Recently, two articles about the ways adoptees are affected by adoption made a big impression on me. The first, Adoptee View: What Can a Tiny Baby Know? by Karl Stenske, recounts the trauma experienced by babies who are separated from their birth mothers. The second, Primal Wound Author Speaks on Adoptee Challenges, an interview conducted by Nancy Axness with Nancy Verrier, discusses the phenomenon of the primal wound—that is, the deep and lasting hurt felt by people who are relinquished for adoption. Verrier is the author of The Primal Wound and has written and spoken extensively about this concept.
As an adoptive parent, I finished the articles wondering “Are my children doomed to a lifetime of pain? Can I do anything to help them heal from their primal wounds?”
Then, this week, a friend sent me a link to a post titled Adopter Savior Syndrome (A.S.S.), on the blog Coloring Out Lori Jane. The first few paragraphs left me nearly gasping for air:
What is Adopter Savior Syndrome (A.S.S.)?
A.S.S. is a highly contagious and devastating disease that is estimated to be found in millions of White adoptive parents and White adoptive prospective parents around the constructed Western world. Adopter Savior Syndrome is not yet fully understood, though it is speculated to be a White disease that is particularly pervasive among desperate wives and cisgender men with Yellow Fever… Ask your adult Adoptee about A.S.S. if you experience the urgent and persistent need to adopt in order to become a complete person.
And that’s only the first hundred words. You must read the whole post to gain the full impact. Better yet, read all of Lori Jane’s posts to understand the depth of her sorrow and rage at being a Korean baby removed from her birth country and adopted by white American parents. Through her writing, Lori Jane expresses pain related to a primal wound that feels acute and devastating.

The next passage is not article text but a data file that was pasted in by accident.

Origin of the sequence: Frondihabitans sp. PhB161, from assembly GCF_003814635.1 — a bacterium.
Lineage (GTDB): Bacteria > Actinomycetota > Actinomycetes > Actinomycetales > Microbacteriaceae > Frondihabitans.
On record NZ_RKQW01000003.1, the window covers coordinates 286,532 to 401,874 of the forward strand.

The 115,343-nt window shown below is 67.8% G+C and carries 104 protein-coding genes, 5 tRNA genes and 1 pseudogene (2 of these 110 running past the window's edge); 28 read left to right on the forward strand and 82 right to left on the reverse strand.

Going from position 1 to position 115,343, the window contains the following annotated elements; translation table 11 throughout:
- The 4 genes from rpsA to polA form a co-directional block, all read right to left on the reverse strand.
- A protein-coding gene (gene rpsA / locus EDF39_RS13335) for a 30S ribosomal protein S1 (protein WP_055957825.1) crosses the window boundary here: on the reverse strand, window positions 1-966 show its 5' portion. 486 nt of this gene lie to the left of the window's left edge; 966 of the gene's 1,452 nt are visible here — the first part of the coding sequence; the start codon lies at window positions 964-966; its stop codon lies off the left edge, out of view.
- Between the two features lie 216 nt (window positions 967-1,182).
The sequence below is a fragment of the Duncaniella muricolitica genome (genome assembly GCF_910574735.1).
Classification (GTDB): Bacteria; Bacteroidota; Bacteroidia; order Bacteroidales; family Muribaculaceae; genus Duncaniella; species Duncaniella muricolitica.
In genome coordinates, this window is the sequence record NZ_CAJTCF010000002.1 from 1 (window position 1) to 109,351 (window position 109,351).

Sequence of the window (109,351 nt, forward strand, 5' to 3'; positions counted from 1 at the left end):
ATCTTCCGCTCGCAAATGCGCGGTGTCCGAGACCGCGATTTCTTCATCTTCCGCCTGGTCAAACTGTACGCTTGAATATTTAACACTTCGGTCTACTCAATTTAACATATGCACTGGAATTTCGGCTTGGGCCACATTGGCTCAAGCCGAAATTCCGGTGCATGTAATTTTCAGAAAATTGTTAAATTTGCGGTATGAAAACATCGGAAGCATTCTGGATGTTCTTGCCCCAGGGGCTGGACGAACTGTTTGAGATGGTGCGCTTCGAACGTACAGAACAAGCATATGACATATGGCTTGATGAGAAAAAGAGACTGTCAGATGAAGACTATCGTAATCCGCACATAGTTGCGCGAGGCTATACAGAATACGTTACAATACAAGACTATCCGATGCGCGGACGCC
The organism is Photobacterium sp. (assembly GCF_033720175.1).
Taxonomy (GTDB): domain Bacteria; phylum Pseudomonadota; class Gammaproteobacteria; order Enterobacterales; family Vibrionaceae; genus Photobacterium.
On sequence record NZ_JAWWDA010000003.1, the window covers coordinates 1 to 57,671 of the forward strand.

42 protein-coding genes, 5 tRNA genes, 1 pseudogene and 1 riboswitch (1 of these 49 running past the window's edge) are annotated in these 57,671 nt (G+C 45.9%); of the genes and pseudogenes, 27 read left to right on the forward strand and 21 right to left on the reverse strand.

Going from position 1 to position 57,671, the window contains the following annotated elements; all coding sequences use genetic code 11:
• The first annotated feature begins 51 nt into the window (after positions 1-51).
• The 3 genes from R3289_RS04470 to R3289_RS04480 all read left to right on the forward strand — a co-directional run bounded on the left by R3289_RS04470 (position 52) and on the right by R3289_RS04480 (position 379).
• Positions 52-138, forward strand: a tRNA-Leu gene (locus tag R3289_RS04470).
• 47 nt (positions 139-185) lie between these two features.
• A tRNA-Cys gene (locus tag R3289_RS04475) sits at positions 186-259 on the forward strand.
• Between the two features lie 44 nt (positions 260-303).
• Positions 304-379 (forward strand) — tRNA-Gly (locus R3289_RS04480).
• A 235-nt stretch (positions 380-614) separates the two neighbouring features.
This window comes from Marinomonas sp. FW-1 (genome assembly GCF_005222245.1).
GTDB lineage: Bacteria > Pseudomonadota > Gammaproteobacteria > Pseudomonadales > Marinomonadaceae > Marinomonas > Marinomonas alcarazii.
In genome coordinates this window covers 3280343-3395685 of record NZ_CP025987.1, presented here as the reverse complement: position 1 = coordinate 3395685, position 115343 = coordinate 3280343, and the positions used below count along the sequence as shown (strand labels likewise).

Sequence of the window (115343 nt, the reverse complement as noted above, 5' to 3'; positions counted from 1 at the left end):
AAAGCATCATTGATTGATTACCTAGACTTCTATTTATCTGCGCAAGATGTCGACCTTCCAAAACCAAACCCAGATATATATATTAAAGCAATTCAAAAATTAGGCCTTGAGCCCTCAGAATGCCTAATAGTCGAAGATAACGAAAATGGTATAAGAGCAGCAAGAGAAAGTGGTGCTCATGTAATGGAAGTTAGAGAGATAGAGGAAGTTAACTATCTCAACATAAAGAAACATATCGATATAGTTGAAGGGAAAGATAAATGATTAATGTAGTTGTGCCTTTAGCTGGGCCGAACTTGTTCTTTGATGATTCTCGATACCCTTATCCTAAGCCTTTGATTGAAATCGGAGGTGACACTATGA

After reading these three essays, I was tempted to take to my bed, overwhelmed by inadequacy. Then I realized: I’m my children’s mother. Even if I wanted to, I don’t have the luxury of saying “This is too hard! I give up!” So inside of hiding under the covers, I went outside for a walk, and the fresh air made me think: “What can these writers teach me? Are there lessons to be learned from each of their experiences? How can I try to do better for my children?”
One of life’s realities is that many families face challenges. Illness, a physical or mental disability, poverty, insecurity, anxiety, alcoholism, physical or mental abuse, isolation, fear. One of the realities of our home is that we—my husband Tim and I, and our children, Olivia (10) and Mateo (8)–are a transracial adoptive family. Among Tim and my duties as parents is to help our children navigate that experience. We strive to give our kids a context where they feel comfortable with their adopted-ness.
During my walk, I thought of a list of ways Tim and I—and literally hundreds of other adoptive parents we know—try to foster healthy attitudes toward adoption, Guatemala, and our family. I don’t pretend that this list, or we, are perfect, or even the best solution. Nor do I pretend our methods can heal the indelible scars of the primal wound. My list serves merely as a place to start: